Interview with an Apostle

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First, A Parley with an Apostate

Last week, I was in Utah and had an extended chat with an apostate. Terrible word. He’s also been excommunicated. Another terrible word. In a couple of weeks I’ll provide a link to our conversation. For the time being, he’ll remain anonymous.

Until the past 2 years, I really didn’t know any apostates or excommunicants.  I find them to be wonderful people.  Intelligent & thoughtful, open & understanding. Plus, they’re kind and loving.  Who would a thunk it?

While in Utah, by happenstance, I ran into an apostle.  He’ll also remain anonymous. A reliable record of our conversation is recounted below

The Apostolic Interview

Apostle:  It’s very nice to meet you.

Sam:  I’m honored and a little nervous to meet you, sir.

Apostle:  Before we start, I’d like to ask you a question. Sam, how do you think I look?

Sam:  You look great….except….for….. . . . Well, there’s a booger hanging from your nose.

Apostle:  (Pointing to his nose) Do you mean this big, fat, green booger?

Sam:  Um…y..y..y..yes?

Apostle:  Don’t worry about it. It was sent from God.

Sam:  What does that mean?

Apostle:  It’s a booger filled with love.

Sam:  This isn’t making any sense.

Apostle:  This beautiful juicy booger is filled with love for gay people and all of their children.

Sam:  Well, it kind of upsets my stomach when I look at it.

Apostle:  I’m sorry about that. Everybody else has told me that my booger of love is really handsome.

Sam:  You’re joking, right?  Who, in the world, would tell you that they like your booger?

Apostle:  I visited your stake conference last April.  One thousand and one members were at the meeting.  I asked the congregation to tell me how I looked.  One thousand people raised their hands in approval of my appearance.  Only one person didn’t like my booger.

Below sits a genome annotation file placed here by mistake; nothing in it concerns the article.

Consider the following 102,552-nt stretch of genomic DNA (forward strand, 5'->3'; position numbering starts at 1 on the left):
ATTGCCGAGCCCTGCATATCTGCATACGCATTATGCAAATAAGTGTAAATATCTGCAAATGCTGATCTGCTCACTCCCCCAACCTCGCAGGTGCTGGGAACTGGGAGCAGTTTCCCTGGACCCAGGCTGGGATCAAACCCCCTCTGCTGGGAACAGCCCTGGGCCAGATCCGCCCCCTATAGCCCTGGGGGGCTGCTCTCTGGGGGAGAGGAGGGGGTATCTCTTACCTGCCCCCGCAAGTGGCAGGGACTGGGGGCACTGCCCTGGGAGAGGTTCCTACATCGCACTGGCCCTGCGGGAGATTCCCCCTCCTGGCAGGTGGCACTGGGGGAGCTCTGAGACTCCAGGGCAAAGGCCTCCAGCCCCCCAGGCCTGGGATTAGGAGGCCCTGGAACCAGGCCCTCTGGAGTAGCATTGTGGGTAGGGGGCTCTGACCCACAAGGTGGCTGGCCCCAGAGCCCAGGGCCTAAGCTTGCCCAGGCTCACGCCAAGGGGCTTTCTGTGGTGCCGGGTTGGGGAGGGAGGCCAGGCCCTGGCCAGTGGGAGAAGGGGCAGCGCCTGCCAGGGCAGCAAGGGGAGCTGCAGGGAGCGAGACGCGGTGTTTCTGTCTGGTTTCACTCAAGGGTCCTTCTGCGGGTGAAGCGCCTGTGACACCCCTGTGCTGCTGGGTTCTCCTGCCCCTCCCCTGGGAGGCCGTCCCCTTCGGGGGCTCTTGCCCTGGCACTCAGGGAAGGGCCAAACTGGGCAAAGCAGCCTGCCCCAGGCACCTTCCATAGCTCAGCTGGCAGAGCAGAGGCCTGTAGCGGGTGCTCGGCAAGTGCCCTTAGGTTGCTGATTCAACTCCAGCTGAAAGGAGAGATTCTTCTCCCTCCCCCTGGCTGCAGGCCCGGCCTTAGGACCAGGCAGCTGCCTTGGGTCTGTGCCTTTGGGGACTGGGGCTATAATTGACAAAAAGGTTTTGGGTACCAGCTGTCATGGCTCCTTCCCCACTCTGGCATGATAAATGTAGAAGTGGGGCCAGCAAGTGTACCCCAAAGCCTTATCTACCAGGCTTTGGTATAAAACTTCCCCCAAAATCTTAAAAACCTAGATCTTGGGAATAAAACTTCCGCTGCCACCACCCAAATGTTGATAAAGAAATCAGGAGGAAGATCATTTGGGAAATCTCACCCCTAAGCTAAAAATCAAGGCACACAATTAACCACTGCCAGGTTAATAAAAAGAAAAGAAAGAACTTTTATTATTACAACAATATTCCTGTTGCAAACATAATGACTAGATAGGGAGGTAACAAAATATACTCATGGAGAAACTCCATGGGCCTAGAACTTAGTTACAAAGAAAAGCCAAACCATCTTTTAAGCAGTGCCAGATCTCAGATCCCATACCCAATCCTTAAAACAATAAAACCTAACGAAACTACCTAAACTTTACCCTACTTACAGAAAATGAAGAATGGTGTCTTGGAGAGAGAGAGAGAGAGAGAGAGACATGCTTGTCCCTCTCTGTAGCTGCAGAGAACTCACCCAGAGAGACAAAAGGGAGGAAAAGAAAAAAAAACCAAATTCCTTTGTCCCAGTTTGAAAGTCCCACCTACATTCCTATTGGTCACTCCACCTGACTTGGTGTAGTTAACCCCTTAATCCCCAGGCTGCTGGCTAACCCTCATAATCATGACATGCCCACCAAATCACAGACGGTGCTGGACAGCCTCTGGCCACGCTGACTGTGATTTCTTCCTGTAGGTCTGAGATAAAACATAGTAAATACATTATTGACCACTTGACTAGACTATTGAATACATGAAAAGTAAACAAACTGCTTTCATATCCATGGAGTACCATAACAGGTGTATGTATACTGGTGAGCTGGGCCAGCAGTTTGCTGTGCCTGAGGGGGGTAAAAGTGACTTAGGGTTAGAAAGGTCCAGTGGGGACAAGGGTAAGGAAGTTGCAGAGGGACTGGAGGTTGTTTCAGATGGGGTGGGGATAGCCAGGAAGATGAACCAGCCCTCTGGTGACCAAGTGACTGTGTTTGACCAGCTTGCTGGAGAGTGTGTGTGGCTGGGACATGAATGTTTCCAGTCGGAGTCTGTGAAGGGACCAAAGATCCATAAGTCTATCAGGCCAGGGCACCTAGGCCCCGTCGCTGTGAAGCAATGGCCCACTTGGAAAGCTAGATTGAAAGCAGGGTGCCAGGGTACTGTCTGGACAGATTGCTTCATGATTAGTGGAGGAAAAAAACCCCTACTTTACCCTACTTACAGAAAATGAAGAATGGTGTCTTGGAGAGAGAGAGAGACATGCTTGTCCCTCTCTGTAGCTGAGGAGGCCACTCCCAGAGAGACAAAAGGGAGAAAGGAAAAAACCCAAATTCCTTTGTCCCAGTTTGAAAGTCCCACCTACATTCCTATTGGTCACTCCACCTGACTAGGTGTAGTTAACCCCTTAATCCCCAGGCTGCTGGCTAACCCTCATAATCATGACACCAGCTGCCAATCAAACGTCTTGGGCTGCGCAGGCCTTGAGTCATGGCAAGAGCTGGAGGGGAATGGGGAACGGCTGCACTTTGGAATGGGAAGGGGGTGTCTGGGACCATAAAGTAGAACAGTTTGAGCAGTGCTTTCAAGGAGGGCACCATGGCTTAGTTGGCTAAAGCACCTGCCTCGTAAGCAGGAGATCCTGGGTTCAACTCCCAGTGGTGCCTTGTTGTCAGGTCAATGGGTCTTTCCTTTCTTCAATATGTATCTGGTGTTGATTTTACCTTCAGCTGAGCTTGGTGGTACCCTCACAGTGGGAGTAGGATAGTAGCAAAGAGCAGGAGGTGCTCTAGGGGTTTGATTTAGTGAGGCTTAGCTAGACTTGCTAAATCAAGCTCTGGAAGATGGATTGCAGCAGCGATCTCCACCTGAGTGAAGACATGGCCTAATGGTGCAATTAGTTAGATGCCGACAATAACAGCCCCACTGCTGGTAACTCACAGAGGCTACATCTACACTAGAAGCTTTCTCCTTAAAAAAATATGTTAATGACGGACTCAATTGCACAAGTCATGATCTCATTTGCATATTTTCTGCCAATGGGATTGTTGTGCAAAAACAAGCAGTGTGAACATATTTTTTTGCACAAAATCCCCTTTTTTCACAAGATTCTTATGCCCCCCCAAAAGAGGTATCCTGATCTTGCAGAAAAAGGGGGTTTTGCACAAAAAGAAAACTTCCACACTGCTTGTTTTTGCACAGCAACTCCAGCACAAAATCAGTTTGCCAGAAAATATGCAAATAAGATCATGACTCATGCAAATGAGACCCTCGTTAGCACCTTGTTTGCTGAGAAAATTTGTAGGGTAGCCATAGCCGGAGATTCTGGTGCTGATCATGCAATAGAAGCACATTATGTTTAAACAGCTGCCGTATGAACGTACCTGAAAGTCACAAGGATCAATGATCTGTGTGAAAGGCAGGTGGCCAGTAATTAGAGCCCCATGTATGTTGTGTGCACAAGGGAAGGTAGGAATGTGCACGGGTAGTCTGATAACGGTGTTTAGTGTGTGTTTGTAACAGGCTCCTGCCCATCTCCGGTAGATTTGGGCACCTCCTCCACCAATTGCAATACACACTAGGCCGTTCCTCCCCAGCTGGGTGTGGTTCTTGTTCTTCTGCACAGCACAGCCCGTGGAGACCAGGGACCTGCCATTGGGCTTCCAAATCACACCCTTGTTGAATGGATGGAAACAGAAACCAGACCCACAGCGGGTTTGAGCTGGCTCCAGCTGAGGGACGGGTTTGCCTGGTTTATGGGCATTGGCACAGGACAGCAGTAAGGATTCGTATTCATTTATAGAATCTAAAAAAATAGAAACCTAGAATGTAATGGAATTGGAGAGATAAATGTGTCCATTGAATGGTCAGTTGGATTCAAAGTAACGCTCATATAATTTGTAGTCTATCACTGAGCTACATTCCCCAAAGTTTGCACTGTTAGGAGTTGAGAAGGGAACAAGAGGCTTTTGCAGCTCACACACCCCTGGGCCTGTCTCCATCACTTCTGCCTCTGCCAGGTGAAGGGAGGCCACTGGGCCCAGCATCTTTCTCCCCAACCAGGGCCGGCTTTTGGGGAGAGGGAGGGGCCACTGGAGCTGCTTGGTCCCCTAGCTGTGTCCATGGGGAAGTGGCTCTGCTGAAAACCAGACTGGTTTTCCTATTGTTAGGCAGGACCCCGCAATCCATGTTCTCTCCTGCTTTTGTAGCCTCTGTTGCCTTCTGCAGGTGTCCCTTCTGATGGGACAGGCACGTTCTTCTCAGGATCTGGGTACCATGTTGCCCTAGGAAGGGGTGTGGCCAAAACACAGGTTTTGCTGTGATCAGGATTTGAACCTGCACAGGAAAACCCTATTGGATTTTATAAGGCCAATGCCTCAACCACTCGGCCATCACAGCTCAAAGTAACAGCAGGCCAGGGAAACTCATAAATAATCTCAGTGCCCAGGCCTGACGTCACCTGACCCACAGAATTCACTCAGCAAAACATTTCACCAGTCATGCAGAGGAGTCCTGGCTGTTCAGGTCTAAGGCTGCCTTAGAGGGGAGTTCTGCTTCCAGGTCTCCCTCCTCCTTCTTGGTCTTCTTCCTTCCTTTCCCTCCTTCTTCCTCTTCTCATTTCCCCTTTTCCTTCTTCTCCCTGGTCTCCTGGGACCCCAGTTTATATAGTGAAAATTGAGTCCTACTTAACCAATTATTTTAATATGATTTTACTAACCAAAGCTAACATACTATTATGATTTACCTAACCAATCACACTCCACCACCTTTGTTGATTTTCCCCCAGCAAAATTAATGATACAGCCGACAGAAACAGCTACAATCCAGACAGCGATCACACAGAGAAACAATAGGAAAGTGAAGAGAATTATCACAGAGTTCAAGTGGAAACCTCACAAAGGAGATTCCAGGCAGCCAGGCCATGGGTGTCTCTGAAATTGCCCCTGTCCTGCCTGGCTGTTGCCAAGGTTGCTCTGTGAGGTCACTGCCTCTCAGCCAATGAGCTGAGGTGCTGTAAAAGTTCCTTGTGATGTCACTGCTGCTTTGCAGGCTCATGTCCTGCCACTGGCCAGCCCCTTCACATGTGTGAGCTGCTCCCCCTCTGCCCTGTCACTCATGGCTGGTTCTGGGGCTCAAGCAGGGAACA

Sam:  That was me!

Apostle:  Here’s what I want you to do, my dear friend, Sam.  Go read the scriptures and then pray….about my big, fat, green booger. Before long, you will know that it is delicious to the taste and very desirable.

Sam:  I’m not going to pray about your booger. I already know that it’s disgusting.

Apostle:  Now, now, Sam.  When you get home I want you to go talk with your stake president.

Sam:  Ok.

**Note: This morning I asked my adult daughter, “Suppose you were meeting with one of your clients, someone in upper management.  If they had a booger would you tell them?” She replied, “Nope.  I’d only tell someone really close, like my sisters or a best friend.”

Moral of the story:  when our friends have a booger, we point it out.  If we don’t, what kind of friend are we?   The booger is the policy of excommunicating gay couples and excluding their children.  It was announced in November 2015.

11 thoughts on “Interview with an Apostle

  1. The analogy was lost on me because I just overate and I am stuffed – the booger analogy almost made me puke. Or am I proposing an extension to your analogy? Hmmm 😉

    Liked by 1 person

      1. That’s OK. Just as long as you don’t think of them during your Thanksgiving meal.
        Damnit, I hate that this policy exists. Often, it makes me just want to quite.

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  2. I loved it Sam. What a great analogy. It’s funny, but also shows that sometimes we are asked to do just as you say. Pray about something we already know to be wrong or untrue until our opinion changes to fit what others “feel” is right. I don’t feel any God of ANY religion would want that of His children. My dad taught me this wonderful saying of “Only your friends will tell you when your face is dirty”. Thanks Sam for continuing to point out when someone’s face is dirty.